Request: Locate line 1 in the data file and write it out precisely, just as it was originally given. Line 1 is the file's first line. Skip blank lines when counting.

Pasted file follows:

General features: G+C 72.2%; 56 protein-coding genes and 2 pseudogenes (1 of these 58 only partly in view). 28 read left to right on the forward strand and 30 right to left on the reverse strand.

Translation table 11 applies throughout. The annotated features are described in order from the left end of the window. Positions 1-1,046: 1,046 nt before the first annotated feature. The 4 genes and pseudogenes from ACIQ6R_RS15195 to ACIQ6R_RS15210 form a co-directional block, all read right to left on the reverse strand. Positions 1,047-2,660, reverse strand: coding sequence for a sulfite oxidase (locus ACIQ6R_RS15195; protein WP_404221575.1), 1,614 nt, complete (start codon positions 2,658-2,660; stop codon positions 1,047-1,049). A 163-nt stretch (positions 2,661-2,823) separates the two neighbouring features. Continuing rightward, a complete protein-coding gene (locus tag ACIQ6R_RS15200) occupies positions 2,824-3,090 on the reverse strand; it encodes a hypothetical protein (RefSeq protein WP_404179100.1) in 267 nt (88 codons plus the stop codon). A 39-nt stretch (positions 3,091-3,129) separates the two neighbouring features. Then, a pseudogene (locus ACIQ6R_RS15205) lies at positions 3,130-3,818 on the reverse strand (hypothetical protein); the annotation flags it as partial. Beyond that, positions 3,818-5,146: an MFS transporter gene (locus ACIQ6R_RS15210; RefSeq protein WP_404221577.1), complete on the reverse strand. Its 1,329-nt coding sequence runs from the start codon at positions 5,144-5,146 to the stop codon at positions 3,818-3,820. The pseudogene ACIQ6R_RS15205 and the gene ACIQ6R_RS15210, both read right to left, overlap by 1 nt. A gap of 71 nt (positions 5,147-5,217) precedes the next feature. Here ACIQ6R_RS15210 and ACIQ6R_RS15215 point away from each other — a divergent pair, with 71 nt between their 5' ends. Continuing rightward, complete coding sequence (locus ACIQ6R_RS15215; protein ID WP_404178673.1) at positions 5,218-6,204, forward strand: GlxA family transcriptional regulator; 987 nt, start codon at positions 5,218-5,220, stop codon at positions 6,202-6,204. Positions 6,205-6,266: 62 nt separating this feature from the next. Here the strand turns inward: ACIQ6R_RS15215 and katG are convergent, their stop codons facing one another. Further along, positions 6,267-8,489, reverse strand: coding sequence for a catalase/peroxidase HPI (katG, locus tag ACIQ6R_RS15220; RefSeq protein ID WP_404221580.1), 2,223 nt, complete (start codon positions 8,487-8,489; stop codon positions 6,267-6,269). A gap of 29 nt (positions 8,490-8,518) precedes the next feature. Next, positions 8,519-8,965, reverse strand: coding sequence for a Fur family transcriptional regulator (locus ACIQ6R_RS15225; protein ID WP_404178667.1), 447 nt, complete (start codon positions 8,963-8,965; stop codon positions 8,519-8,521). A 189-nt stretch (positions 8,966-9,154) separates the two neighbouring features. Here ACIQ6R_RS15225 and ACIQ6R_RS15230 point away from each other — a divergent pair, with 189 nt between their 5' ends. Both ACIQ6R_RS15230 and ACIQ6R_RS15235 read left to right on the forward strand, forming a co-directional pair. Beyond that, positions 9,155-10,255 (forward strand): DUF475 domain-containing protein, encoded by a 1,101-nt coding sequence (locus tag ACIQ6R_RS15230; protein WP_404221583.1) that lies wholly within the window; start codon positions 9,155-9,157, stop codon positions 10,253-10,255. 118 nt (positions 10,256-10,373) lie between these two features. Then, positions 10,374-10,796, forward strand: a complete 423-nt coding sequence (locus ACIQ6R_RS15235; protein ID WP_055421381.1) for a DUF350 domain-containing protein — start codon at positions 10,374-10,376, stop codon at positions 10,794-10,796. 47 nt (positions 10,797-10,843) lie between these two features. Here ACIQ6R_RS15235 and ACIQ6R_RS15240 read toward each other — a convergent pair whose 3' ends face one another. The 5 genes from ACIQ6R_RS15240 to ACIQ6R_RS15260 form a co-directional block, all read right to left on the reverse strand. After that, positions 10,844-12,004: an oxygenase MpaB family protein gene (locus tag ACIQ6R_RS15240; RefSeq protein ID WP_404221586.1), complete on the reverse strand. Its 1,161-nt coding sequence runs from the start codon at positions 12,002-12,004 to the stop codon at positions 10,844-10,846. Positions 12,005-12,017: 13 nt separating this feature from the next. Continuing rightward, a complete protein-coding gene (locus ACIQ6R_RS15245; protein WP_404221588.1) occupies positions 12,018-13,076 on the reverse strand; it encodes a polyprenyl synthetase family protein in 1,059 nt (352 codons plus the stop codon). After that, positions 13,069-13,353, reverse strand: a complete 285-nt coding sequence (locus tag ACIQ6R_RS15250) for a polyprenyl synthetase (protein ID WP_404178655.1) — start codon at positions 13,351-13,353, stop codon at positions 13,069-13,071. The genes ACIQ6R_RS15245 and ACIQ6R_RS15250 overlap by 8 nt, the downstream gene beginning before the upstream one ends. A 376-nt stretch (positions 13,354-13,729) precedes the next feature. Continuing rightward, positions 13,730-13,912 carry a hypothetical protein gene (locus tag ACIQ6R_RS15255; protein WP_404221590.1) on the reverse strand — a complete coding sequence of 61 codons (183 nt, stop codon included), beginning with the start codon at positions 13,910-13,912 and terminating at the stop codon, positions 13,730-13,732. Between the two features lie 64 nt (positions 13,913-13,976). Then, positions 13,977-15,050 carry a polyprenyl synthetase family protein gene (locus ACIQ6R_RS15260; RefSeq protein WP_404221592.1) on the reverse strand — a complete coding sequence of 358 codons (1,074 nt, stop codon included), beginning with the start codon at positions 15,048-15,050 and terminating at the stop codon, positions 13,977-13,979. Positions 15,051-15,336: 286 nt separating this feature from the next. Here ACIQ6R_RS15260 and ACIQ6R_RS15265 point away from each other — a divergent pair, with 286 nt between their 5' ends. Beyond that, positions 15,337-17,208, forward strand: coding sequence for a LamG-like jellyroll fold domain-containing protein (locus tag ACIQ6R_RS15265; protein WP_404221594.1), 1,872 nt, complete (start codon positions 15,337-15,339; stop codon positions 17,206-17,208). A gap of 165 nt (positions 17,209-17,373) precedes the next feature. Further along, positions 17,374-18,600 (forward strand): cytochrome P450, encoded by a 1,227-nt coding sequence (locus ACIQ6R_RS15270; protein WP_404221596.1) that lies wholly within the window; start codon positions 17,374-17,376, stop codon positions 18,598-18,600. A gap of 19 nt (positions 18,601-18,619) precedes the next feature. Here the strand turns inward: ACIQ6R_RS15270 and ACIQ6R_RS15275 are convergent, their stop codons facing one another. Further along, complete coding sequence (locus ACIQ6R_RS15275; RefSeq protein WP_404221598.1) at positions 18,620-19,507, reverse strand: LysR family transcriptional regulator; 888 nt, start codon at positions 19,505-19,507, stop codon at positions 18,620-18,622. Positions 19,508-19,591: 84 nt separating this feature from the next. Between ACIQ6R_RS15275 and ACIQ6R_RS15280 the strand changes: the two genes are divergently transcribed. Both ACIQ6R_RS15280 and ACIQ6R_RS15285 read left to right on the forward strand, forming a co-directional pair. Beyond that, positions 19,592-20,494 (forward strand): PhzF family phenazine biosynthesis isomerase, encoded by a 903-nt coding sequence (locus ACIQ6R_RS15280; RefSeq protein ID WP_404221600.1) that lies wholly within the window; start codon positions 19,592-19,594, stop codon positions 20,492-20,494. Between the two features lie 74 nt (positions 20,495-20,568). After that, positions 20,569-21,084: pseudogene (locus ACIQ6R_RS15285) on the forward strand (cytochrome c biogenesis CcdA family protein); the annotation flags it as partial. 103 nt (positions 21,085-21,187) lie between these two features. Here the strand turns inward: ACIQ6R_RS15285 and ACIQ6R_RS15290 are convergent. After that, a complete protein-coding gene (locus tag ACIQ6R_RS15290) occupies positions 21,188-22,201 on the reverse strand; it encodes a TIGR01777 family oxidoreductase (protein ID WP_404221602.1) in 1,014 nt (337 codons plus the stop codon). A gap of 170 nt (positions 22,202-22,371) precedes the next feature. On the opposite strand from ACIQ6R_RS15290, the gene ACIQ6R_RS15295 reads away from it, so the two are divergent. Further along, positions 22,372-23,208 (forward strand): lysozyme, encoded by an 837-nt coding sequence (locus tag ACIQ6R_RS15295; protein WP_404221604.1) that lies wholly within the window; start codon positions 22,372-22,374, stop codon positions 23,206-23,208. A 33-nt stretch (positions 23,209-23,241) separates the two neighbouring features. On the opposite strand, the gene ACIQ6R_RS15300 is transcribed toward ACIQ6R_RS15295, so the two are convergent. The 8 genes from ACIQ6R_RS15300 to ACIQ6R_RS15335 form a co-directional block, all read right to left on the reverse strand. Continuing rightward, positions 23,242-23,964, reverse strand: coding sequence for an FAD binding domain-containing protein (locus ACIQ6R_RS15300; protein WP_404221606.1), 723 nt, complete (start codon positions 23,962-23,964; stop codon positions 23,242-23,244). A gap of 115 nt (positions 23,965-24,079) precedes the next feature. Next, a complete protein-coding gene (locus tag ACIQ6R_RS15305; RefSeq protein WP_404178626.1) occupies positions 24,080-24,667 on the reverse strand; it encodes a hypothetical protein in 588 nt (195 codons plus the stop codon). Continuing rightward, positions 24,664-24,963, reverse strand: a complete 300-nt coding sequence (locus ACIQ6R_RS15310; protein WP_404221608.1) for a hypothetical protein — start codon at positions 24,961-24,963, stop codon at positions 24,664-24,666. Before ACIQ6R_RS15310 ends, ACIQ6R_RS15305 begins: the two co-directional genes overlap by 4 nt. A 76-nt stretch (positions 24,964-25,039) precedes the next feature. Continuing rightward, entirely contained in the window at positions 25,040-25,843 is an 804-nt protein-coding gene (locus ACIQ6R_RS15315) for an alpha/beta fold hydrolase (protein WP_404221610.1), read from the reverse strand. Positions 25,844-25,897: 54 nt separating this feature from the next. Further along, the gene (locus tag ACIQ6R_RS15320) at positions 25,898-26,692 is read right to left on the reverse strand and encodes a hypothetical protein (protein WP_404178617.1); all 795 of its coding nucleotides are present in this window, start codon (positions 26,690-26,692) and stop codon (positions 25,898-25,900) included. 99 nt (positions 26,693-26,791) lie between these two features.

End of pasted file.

General features: G+C 72.2%; 56 protein-coding genes and 2 pseudogenes (1 of these 58 only partly in view). 28 read left to right on the forward strand and 30 right to left on the reverse strand.